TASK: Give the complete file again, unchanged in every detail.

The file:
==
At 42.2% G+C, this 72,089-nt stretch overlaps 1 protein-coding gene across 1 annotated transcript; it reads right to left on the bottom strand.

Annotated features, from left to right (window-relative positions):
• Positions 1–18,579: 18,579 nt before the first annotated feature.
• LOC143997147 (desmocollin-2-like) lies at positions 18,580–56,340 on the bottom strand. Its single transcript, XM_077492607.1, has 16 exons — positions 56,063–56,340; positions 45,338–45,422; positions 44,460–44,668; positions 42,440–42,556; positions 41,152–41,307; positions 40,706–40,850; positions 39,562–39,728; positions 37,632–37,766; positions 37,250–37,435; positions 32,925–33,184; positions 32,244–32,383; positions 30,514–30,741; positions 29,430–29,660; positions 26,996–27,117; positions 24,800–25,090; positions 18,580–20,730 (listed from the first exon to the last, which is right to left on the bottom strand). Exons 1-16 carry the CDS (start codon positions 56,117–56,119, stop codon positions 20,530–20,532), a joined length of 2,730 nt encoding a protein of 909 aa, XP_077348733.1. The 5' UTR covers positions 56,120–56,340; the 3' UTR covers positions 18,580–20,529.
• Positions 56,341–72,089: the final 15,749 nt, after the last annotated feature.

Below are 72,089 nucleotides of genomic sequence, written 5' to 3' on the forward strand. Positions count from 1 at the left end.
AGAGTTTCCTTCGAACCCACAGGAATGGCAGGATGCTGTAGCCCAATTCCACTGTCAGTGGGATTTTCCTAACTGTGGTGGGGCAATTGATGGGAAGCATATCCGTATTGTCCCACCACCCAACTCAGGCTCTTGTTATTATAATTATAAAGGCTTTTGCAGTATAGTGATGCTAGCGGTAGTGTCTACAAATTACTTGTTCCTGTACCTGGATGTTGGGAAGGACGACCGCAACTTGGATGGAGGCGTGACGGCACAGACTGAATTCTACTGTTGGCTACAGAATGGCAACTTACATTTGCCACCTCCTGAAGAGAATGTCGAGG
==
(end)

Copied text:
At 42.2% G+C, this 72,089-nt stretch overlaps 1 protein-coding gene across 1 annotated transcript; it reads right to left on the bottom strand.

Annotated features, from left to right (window-relative positions):
• Positions 1–18,579: 18,579 nt before the first annotated feature.
• LOC143997147 (desmocollin-2-like) lies at positions 18,580–56,340 on the bottom strand. Its single transcript, XM_077492607.1, has 16 exons — positions 56,063–56,340; positions 45,338–45,422; positions 44,460–44,668; positions 42,440–42,556; positions 41,152–41,307; positions 40,706–40,850; positions 39,562–39,728; positions 37,632–37,766; positions 37,250–37,435; positions 32,925–33,184; positions 32,244–32,383; positions 30,514–30,741; positions 29,430–29,660; positions 26,996–27,117; positions 24,800–25,090; positions 18,580–20,730 (listed from the first exon to the last, which is right to left on the bottom strand). Exons 1-16 carry the CDS (start codon positions 56,117–56,119, stop codon positions 20,530–20,532), a joined length of 2,730 nt encoding a protein of 909 aa, XP_077348733.1. The 5' UTR covers positions 56,120–56,340; the 3' UTR covers positions 18,580–20,529.
• Positions 56,341–72,089: the final 15,749 nt, after the last annotated feature.

Below are 72,089 nucleotides of genomic sequence, written 5' to 3' on the forward strand. Positions count from 1 at the left end.
AGAGTTTCCTTCGAACCCACAGGAATGGCAGGATGCTGTAGCCCAATTCCACTGTCAGTGGGATTTTCCTAACTGTGGTGGGGCAATTGATGGGAAGCATATCCGTATTGTCCCACCACCCAACTCAGGCTCTTGTTATTATAATTATAAAGGCTTTTGCAGTATAGTGATGCTAGCGGTAGTGTCTACAAATTACTTGTTCCTGTACCTGGATGTTGGGAAGGACGACCGCAACTTGGATGGAGGCGTGACGGCACAGACTGAATTCTACTGTTGGCTACAGAATGGCAACTTACATTTGCCACCTCCTGAAGAGAATGTCGAGG